Hey, it's Quartet- another Sega arcade port that's not a port, just like Laser Ghost!
Except this time- in Japan at least- Sega decided to give the game a new name. As you can see above.
(Because we're pedants, we'll be using the Japanese title throughout this article. Hope you don't mind.)
As with Laser Ghost, let's start at the beginning, with the original game.
The arcade Quartet, released in 1986, throws a private rescue team- Lee (P1, blue), Joe (P2, yellow), Mary (P3, red) and Edgar (P4, green)- into a fierce battle against plundering space pirates (read: weird robots and men on fire) who have taken over Space Colony 06. and while you might be tempted to write it off as a weird multi-player Contra rip-off, not so fast- it predates Konami's classic run-and-gunner by a year. Instead, Quartet is Sega's version of- wait for it- Atari's classic co-op dungeon crawler Gauntlet. Not in terms of the gameplay itself- obviously, this is a platforming affair with some gunplay involved, where you have to defeat a key-guarding monster on each stage to open the door and move on to the next- but in other ways. Most obviously, both games support up to four players with each of the four characters differing slightly (in Quartet, they have different weapon upgrades and walking speeds) and rather than a set amount of lives, both games use an ever-decresing energy number, mostly designed to bleed your wallet dry. While Gauntlet drains your energy constantly and kills you the second it reaches 0, Quartet drains it a little slower, takes off a big chunk if you get hit, and lets you live at 0 as long as you don't get hit. Both games encourage you to insert additional credits to boost your energy meter, and both games loop forever (Quartet starts looping after you beat Stage 32).
Although it's supposed to be about co-operation, Quartet- much like Bubble Bobble- is best enjoyed with a friend (or two, or three) with the explicit proviso that you are total dicks to each other. Stealing items from stunned players? Yeah, go for it. Hopping on top of one another to annoy and get ahead? Sure, why not. Finally, getting the key and opening the door gives the winning player a much better energy boost on the Presentation Ceremony screen at the end of each stage, and their character gloats while the others all cry. It is, of course, mandatory to gloat in real life too, even if this may result in real-life violence. Unfortunately, it's not nearly as much fun on your own, where without the gloating and credit-stealing and general dickhole behaviour that comes with multiplayer, the game feels empty, somewhat pointless. It's certainly interesting though, and I'd say it's worth playing because it's one of the most Sega games ever made- the graphics are blue skies, and the soundtrack is insanely good. Seriously, some of Sega's best tunes.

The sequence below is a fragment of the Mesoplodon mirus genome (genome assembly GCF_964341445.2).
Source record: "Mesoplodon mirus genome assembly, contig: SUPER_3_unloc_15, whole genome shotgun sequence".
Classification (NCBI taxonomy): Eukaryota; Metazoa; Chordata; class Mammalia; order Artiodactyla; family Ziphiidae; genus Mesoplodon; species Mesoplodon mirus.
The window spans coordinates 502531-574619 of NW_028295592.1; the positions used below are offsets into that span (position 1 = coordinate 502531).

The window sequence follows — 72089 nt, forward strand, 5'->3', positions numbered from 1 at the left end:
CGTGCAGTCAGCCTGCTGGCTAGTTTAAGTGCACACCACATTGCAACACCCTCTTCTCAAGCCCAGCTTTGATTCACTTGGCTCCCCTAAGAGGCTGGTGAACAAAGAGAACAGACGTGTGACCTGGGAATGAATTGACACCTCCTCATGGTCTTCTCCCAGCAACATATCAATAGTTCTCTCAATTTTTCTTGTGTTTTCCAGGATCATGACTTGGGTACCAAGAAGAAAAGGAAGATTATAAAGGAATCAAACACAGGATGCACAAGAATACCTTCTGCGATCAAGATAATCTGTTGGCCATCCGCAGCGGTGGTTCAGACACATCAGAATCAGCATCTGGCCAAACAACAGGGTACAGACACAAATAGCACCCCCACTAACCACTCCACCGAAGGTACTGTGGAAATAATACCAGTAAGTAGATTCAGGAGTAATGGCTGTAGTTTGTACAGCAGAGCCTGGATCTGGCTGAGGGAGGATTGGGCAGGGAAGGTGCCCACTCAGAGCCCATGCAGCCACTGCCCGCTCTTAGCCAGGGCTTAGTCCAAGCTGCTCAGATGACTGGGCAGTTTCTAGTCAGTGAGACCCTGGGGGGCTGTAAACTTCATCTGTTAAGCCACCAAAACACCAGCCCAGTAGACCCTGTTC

The game was ported verbatim (well, kind-of) to the CPC, C64 and ZX Spectrum, but Sega's own home version is very different.
It's not quite as drastic as the changes made to Laser Ghost when it hit Sega's 8-bit console, mind. The Master System/Mark III version of the game keeps the basic ideas of Quartet in place (Destroy the boss for the key! Only a key opens the door! Open the door!) but everything else has changed. For a start, the game was released as Double Target in Japan because only Mary and Edgar (misspelt Edger) are playable for two-player co-op action (I guess Sega kept its title as Quartet over here to cash in on name recognition, maybe...?) as they fight to save space colony Nine and recover the revered Cynthia's casket, stolen by aliens. Or, as the manual repeatedly spells it, ALIENS. Next, the game's structure has changed- there's now only six stages (one of which is locked unless you collect the five Star Power items from the previous stages), they're slightly bigger now, and from the second stage onwards, they're split into two rooms, which you move between using big doorways.
As for the basic game mechanics, everything feels a lot different- movement is more slippery, and the majority of the power-up items from the arcade are gone, leaving only the Jetpack, an invincibility item, a smart bomb item, and a power drink to top up your energy meter. Yes, the energy number is still in place, but with an extra zero tacked on the end, as you start with 10000 points on it. It also decreases faster, and you actually get extra lives- fall down a pit or run out of energy, and you'll lose a life, but on the other hand there's no continues this time. Fortunately, grabbing the power drink gives you 10000 extra energy points, so it's essentially an extra life. Another change is to the weapon upgrade system- instead of picking up correctly coloured orbs to upgrade your shot, you're given promotions when you reach certain score amounts, which translate into weapon upgrades and extra lives, like so:
Shooting distance extended
Shooting range widened
Shooting speed increased
As we'll see though, getting the required score won't be easy.
We're almost ready to begin. Before we do, though, just to clarify- although Double Target is a two-player game, this'll be a solo mission as I couldn't convince my editor to co-op with me. That means we'll be playing as Mary, as she's Player 1 this time around. Secondly, we'll be playing the Japanese version as it has the most logical title, some slightly different level designs (they're minor changes- we'll go over them at the end) and, er, Mary has a cuter sprite in it. That's the other big difference between the regions, you see- the US/World versions give Mary a really bad 80s haircut with brown hair, whereas the Japanese Mary has black hair and a ponytail. Look, these kinds of details are important, you know?
It's time to save space colony Number Nine- let's play Double Target!